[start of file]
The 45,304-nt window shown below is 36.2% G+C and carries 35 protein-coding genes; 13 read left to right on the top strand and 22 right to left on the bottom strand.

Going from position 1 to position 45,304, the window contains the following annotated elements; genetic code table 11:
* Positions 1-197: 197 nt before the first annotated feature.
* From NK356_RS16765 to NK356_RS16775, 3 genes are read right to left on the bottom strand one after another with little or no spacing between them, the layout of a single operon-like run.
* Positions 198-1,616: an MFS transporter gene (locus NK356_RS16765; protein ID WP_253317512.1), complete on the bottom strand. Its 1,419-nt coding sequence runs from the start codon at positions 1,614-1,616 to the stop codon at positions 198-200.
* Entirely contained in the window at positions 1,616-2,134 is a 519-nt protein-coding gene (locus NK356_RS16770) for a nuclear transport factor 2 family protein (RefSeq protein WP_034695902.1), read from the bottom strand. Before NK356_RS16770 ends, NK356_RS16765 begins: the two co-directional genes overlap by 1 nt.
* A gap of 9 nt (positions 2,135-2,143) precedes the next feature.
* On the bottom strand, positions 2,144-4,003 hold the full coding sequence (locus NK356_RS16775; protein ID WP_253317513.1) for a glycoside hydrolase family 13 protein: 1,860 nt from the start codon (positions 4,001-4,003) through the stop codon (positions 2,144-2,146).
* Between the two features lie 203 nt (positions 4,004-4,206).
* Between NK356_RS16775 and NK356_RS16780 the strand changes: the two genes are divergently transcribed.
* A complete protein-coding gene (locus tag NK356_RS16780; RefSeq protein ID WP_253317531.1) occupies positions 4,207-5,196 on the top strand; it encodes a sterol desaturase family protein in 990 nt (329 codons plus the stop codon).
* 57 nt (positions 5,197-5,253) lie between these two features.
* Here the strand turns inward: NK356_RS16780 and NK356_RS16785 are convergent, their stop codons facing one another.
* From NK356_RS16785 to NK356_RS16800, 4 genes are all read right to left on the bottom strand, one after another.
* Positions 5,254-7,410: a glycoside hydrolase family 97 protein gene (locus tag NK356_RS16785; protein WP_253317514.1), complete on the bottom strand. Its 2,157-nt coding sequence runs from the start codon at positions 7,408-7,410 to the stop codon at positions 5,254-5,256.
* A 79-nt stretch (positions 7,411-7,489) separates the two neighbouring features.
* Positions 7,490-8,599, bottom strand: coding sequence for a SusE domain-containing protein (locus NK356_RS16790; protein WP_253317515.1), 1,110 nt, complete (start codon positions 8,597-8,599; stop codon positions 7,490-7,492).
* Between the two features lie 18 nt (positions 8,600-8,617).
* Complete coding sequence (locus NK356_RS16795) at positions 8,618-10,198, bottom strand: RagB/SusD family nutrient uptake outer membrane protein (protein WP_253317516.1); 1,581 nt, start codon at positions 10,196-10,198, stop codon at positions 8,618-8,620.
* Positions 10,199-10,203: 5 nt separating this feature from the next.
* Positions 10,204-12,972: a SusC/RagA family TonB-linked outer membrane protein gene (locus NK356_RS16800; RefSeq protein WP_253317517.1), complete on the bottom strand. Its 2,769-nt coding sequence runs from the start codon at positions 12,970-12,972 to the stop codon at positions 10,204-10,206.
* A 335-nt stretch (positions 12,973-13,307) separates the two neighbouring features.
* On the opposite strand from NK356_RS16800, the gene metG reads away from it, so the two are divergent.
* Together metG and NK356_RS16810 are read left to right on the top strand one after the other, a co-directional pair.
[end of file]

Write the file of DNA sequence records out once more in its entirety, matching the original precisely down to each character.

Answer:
The 45,304-nt window shown below is 36.2% G+C and carries 35 protein-coding genes; 13 read left to right on the top strand and 22 right to left on the bottom strand.

Going from position 1 to position 45,304, the window contains the following annotated elements; genetic code table 11:
* Positions 1-197: 197 nt before the first annotated feature.
* From NK356_RS16765 to NK356_RS16775, 3 genes are read right to left on the bottom strand one after another with little or no spacing between them, the layout of a single operon-like run.
* Positions 198-1,616: an MFS transporter gene (locus NK356_RS16765; protein ID WP_253317512.1), complete on the bottom strand. Its 1,419-nt coding sequence runs from the start codon at positions 1,614-1,616 to the stop codon at positions 198-200.
* Entirely contained in the window at positions 1,616-2,134 is a 519-nt protein-coding gene (locus NK356_RS16770) for a nuclear transport factor 2 family protein (RefSeq protein WP_034695902.1), read from the bottom strand. Before NK356_RS16770 ends, NK356_RS16765 begins: the two co-directional genes overlap by 1 nt.
* A gap of 9 nt (positions 2,135-2,143) precedes the next feature.
* On the bottom strand, positions 2,144-4,003 hold the full coding sequence (locus NK356_RS16775; protein ID WP_253317513.1) for a glycoside hydrolase family 13 protein: 1,860 nt from the start codon (positions 4,001-4,003) through the stop codon (positions 2,144-2,146).
* Between the two features lie 203 nt (positions 4,004-4,206).
* Between NK356_RS16775 and NK356_RS16780 the strand changes: the two genes are divergently transcribed.
* A complete protein-coding gene (locus tag NK356_RS16780; RefSeq protein ID WP_253317531.1) occupies positions 4,207-5,196 on the top strand; it encodes a sterol desaturase family protein in 990 nt (329 codons plus the stop codon).
* 57 nt (positions 5,197-5,253) lie between these two features.
* Here the strand turns inward: NK356_RS16780 and NK356_RS16785 are convergent, their stop codons facing one another.
* From NK356_RS16785 to NK356_RS16800, 4 genes are all read right to left on the bottom strand, one after another.
* Positions 5,254-7,410: a glycoside hydrolase family 97 protein gene (locus tag NK356_RS16785; protein WP_253317514.1), complete on the bottom strand. Its 2,157-nt coding sequence runs from the start codon at positions 7,408-7,410 to the stop codon at positions 5,254-5,256.
* A 79-nt stretch (positions 7,411-7,489) separates the two neighbouring features.
* Positions 7,490-8,599, bottom strand: coding sequence for a SusE domain-containing protein (locus NK356_RS16790; protein WP_253317515.1), 1,110 nt, complete (start codon positions 8,597-8,599; stop codon positions 7,490-7,492).
* Between the two features lie 18 nt (positions 8,600-8,617).
* Complete coding sequence (locus NK356_RS16795) at positions 8,618-10,198, bottom strand: RagB/SusD family nutrient uptake outer membrane protein (protein WP_253317516.1); 1,581 nt, start codon at positions 10,196-10,198, stop codon at positions 8,618-8,620.
* Positions 10,199-10,203: 5 nt separating this feature from the next.
* Positions 10,204-12,972: a SusC/RagA family TonB-linked outer membrane protein gene (locus NK356_RS16800; RefSeq protein WP_253317517.1), complete on the bottom strand. Its 2,769-nt coding sequence runs from the start codon at positions 12,970-12,972 to the stop codon at positions 10,204-10,206.
* A 335-nt stretch (positions 12,973-13,307) separates the two neighbouring features.
* On the opposite strand from NK356_RS16800, the gene metG reads away from it, so the two are divergent.
* Together metG and NK356_RS16810 are read left to right on the top strand one after the other, a co-directional pair.